I hope you are all enjoying our new freedom to meet with people outdoors again. I have to say it’s good to meet, it’s not good freezing to death in the process. Can we all collectively pray for some warmer weather please.
It feels to me like the church has for the last 14 months been in some kind of suspended animation – everything has been on hold. The prospect of being able to return to something like normal in late June, is a huge relief, but it brings with it a whole host of problems. It is certainly true that it is much easier to lockdown than to unlock. Many people have ‘moved on’ in lockdown and obviously we have not been in a position to respond to replace them as we would in previous years. I’ve come to realise that emerging from lockdown needs to be done, slowly and carefully. It’s also important that we do not try to run before we can walk. This process is going to take us a couple of years. One example of this predicament which is critical is membership of our PCC. We desperately need new members to join the PCC. Almost all of our PCC membership is due to leave this year. I would ask you to consider very carefully if you would be willing to join our PCC to help us through this difficult patch. We are at a critical point and we need the support of as many of you who are willing to offer your help.
I wonder how you have been celebrating our gradual release from lockdown. We spent time having fun with our grandchildren over the bank holiday weekend, sharing windswept lunches and brisk walks!
I recently came across an Instagram post written by an African American poet and activist Sonya Renee Taylor in April last year. She said: ‘We will not go back to normal. Normal never was. Our pre-corona existence was never normal other than we normalized greed, inequity, exhaustion, depletion, extraction, disconnection, confusion, rage, hoarding, hate and lack. We should not long to return, My friends. We are being given the opportunity to stitch a new garment. One that fits all of humanity and nature.’ Early on in the pandemic, Taylor realised how deeply this experience was already shaking our sense of what constitutes normal.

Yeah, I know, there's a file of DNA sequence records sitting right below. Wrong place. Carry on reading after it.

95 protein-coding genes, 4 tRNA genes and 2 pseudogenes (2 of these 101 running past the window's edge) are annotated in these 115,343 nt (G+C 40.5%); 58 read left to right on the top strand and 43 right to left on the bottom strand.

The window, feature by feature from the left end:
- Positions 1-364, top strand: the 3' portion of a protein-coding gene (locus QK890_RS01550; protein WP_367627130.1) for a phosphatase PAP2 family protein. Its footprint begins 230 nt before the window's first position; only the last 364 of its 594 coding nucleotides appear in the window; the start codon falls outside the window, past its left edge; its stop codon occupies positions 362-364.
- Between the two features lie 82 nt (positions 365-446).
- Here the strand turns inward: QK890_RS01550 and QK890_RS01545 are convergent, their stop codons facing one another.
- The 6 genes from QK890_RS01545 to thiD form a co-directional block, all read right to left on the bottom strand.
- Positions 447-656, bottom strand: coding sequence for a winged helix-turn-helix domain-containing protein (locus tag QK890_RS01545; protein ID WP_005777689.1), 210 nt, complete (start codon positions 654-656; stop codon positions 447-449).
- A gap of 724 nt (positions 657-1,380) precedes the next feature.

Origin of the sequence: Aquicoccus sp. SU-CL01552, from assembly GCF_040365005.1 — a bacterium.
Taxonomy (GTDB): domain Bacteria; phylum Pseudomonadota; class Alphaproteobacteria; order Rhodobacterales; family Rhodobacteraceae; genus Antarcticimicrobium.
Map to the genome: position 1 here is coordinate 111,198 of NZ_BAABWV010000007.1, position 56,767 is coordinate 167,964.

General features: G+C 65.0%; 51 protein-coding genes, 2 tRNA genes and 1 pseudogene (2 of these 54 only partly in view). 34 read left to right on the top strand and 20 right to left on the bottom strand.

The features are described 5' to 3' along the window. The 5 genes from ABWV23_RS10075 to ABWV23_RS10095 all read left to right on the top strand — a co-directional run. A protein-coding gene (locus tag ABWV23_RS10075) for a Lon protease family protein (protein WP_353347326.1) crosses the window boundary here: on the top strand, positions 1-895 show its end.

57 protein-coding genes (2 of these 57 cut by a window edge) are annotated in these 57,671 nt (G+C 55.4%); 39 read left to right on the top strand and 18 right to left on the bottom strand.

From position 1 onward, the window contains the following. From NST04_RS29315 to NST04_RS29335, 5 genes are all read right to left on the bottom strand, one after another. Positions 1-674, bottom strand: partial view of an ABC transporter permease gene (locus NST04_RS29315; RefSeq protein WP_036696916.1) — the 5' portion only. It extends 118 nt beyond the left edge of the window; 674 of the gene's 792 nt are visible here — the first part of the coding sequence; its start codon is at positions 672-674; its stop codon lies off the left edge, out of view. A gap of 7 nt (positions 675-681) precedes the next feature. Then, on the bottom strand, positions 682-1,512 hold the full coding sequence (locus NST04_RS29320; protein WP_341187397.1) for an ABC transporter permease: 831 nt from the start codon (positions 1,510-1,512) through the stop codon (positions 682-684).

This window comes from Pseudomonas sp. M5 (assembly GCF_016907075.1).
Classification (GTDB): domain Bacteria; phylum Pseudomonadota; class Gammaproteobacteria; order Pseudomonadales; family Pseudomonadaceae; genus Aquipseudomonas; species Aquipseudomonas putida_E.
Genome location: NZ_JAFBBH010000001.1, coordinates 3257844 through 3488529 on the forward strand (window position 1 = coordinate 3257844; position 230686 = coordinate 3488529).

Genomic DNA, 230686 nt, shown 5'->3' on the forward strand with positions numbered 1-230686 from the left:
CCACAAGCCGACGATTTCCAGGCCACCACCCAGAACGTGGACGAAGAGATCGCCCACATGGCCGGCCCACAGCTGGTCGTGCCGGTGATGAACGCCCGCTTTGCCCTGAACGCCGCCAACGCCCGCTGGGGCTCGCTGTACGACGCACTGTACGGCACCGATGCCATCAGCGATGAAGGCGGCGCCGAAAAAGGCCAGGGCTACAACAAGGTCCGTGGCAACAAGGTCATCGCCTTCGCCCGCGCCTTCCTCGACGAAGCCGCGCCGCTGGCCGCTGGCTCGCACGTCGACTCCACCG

Over the past year many of us have had time to examine our lives and reflect prayerfully on how we would like to make changes, to live differently in future – from a personal perspective, as a local community and as a nation. The elections taking place this week are giving us a chance to do this at one level. We also have to do this as a Church, both nationally and within our own parish. Our APCM on May 16th will be a good time to reflect on our life together and the opportunities that lie ahead for us. How will we stitch our own ‘new garment’ to use Taylor’s expression?
With every blessing